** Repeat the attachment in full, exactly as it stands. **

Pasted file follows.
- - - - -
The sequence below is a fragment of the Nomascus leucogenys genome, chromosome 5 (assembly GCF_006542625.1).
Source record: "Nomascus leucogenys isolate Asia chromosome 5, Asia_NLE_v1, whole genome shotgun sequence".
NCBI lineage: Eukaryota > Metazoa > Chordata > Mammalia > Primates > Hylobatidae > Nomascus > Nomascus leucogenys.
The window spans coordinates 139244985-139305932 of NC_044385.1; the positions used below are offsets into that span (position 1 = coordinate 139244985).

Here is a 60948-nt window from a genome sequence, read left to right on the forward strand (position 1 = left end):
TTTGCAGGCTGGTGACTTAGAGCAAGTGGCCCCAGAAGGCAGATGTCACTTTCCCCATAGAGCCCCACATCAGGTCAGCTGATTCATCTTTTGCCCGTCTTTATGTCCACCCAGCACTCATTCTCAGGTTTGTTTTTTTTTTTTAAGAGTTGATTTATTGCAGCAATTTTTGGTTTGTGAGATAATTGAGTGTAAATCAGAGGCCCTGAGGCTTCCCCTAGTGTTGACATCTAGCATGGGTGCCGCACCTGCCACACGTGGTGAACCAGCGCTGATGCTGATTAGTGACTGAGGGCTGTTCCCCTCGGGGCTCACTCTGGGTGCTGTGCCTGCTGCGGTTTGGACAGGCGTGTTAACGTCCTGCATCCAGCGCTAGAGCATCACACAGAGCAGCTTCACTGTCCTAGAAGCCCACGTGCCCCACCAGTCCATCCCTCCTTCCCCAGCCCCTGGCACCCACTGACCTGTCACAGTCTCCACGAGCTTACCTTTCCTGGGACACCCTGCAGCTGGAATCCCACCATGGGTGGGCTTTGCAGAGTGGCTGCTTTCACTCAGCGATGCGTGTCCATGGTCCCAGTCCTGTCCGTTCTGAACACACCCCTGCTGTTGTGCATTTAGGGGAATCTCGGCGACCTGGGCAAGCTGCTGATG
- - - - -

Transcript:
The sequence below is a fragment of the Nomascus leucogenys genome, chromosome 5 (assembly GCF_006542625.1).
Source record: "Nomascus leucogenys isolate Asia chromosome 5, Asia_NLE_v1, whole genome shotgun sequence".
NCBI lineage: Eukaryota > Metazoa > Chordata > Mammalia > Primates > Hylobatidae > Nomascus > Nomascus leucogenys.
The window spans coordinates 139244985-139305932 of NC_044385.1; the positions used below are offsets into that span (position 1 = coordinate 139244985).

Here is a 60948-nt window from a genome sequence, read left to right on the forward strand (position 1 = left end):
TTTGCAGGCTGGTGACTTAGAGCAAGTGGCCCCAGAAGGCAGATGTCACTTTCCCCATAGAGCCCCACATCAGGTCAGCTGATTCATCTTTTGCCCGTCTTTATGTCCACCCAGCACTCATTCTCAGGTTTGTTTTTTTTTTTTAAGAGTTGATTTATTGCAGCAATTTTTGGTTTGTGAGATAATTGAGTGTAAATCAGAGGCCCTGAGGCTTCCCCTAGTGTTGACATCTAGCATGGGTGCCGCACCTGCCACACGTGGTGAACCAGCGCTGATGCTGATTAGTGACTGAGGGCTGTTCCCCTCGGGGCTCACTCTGGGTGCTGTGCCTGCTGCGGTTTGGACAGGCGTGTTAACGTCCTGCATCCAGCGCTAGAGCATCACACAGAGCAGCTTCACTGTCCTAGAAGCCCACGTGCCCCACCAGTCCATCCCTCCTTCCCCAGCCCCTGGCACCCACTGACCTGTCACAGTCTCCACGAGCTTACCTTTCCTGGGACACCCTGCAGCTGGAATCCCACCATGGGTGGGCTTTGCAGAGTGGCTGCTTTCACTCAGCGATGCGTGTCCATGGTCCCAGTCCTGTCCGTTCTGAACACACCCCTGCTGTTGTGCATTTAGGGGAATCTCGGCGACCTGGGCAAGCTGCTGATG